Arid Landscape Initiative is a social think tank group with focus on Biodiversity, Governance, pastoralism and Land development in Africa. Because we are suposed to increase voices on urgent matters we would like to re-post IGAD – FAO statement on the new emergency of zoonoses in IGAD region. IGAD and FAO are working closely to monitor the progress of Rift Valley Fever (RVF) outbreak across some African countries indicating low and high risk countries.
On 17 May 2020, IGAD/ICPALD and FAO released a joint Rift Valley Fever (RVF) alert to IGAD and EAC Member States, as well as to key stakeholders and partners. The alert pointed out the high-risk areas and provided key recommendations to increase preparedness for this disease in the region. IGAD/ICPALD and FAO commend the steps taken following the alert, such as:
- Communication and follow-up made by ICPALD/IGAD with the chief veterinary officers (CVOs) and epidemiologists of high risk Member States;
- Activation of national RVF contingency plans in member countries in collaboration with Ministries of Health (MoH);
- Active surveillance and monitoring of local environmental conditions for better identification of risk areas;
- Equipment of RVF laboratory testing kits and reagents;
- Provision of vaccines aligned with the OIE Terrestrial Code and the requirements of trade partners when necessary;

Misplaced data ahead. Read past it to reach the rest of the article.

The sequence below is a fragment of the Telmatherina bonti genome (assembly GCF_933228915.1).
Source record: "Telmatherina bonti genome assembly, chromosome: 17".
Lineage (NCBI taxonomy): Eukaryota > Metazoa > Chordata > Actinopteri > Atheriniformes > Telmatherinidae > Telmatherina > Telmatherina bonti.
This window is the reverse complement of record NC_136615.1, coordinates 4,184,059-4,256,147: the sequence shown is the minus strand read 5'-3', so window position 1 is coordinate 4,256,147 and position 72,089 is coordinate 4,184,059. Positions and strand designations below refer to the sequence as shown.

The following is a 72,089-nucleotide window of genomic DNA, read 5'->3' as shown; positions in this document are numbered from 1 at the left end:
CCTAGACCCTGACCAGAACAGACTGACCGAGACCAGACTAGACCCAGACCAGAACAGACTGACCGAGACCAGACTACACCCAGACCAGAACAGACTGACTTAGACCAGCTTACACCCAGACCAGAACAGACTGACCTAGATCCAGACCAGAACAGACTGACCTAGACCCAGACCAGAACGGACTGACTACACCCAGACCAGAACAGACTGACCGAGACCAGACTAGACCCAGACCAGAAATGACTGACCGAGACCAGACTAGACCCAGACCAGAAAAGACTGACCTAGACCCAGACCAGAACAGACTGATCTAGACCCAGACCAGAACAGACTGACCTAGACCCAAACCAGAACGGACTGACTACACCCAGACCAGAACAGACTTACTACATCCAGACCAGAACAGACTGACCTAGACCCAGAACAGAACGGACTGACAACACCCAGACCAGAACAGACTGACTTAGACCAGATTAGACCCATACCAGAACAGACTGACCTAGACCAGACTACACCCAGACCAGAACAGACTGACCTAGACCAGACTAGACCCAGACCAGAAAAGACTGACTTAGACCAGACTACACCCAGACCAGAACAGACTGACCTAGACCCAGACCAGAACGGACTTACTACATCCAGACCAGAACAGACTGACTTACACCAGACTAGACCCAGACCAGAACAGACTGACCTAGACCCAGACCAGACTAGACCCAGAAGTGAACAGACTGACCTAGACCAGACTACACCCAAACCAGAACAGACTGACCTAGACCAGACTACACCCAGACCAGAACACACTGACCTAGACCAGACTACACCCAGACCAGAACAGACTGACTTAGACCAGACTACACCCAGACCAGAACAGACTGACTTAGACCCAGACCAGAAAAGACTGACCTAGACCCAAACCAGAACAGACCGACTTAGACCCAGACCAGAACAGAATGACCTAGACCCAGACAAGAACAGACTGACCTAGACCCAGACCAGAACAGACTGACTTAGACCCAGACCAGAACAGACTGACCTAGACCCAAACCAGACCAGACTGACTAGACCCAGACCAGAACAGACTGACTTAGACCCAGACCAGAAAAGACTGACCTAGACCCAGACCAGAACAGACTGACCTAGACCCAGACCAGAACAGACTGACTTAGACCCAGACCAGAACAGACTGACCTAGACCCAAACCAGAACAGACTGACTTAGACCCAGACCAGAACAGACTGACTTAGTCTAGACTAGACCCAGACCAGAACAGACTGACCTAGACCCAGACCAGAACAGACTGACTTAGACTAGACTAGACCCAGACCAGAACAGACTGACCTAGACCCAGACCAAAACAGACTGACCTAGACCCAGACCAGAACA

- Increased readiness of field rapid deployment teams;
- Increased awareness of key stakeholders and partners in ‘hot spot’ areas.
RVF is a viral zoonotic disease transmitted by mosquitoes that can cause severe disease in animals and humans, including death and abortion in infected livestock. This epizootic disease in animals, which can spill over to the human population, tends to develop extremely rapidly following abnormally high seasonal rainfall at the local, national or regional scale.
RVF outbreaks can disrupt the livestock sector by depleting future generations of affected herds and therefore constitutes an important socio-economic and food security threat to vulnerable households. The disease can disrupt communities depending on animal trade by affecting their local animal markets. It can also affect the funds directly available to households through their animals and thereby impact their capacities to access health care and child education. As such, IGAD considers RVF a major threat to the economic development and stability of the region and strongly advocates for a regional approach to supplement national initiatives.
FAO maintains a system for RVF forecasting based on precipitation and vegetation anomalies, among other environmental factors. During the past six months, most of the Eastern African countries remained at a persistent risk of RVF occurrence due to a rainy season that was the wettest on record since 1981. Exceptional rainfall and floods have enhanced and maintained suitable environmental and climatic conditions that will likely lead to the explosive proliferation of RVF vectors in the region. for further reading on the RVF outbreak . Find attached statement by IGAD and FAO team.